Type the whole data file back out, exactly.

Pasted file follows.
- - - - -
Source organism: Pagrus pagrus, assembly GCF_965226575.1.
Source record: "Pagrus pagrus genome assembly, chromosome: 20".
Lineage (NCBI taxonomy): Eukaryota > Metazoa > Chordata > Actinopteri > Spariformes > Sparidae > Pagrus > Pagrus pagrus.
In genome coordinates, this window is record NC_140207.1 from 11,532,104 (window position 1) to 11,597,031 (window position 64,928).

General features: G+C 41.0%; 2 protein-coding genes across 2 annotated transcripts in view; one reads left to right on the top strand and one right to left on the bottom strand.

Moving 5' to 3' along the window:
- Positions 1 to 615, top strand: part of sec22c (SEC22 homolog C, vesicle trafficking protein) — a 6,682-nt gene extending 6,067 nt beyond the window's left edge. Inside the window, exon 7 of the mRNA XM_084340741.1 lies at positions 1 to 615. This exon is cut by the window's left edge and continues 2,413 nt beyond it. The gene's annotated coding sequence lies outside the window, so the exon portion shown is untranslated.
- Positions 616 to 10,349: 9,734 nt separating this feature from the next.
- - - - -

Source organism: Pagrus pagrus, assembly GCF_965226575.1.
Source record: "Pagrus pagrus genome assembly, chromosome: 20".
Lineage (NCBI taxonomy): Eukaryota > Metazoa > Chordata > Actinopteri > Spariformes > Sparidae > Pagrus > Pagrus pagrus.
In genome coordinates, this window is record NC_140207.1 from 11,532,104 (window position 1) to 11,597,031 (window position 64,928).

General features: G+C 41.0%; 2 protein-coding genes across 2 annotated transcripts in view; one reads left to right on the top strand and one right to left on the bottom strand.

Moving 5' to 3' along the window:
- Positions 1 to 615, top strand: part of sec22c (SEC22 homolog C, vesicle trafficking protein) — a 6,682-nt gene extending 6,067 nt beyond the window's left edge. Inside the window, exon 7 of the mRNA XM_084340741.1 lies at positions 1 to 615. This exon is cut by the window's left edge and continues 2,413 nt beyond it. The gene's annotated coding sequence lies outside the window, so the exon portion shown is untranslated.
- Positions 616 to 10,349: 9,734 nt separating this feature from the next.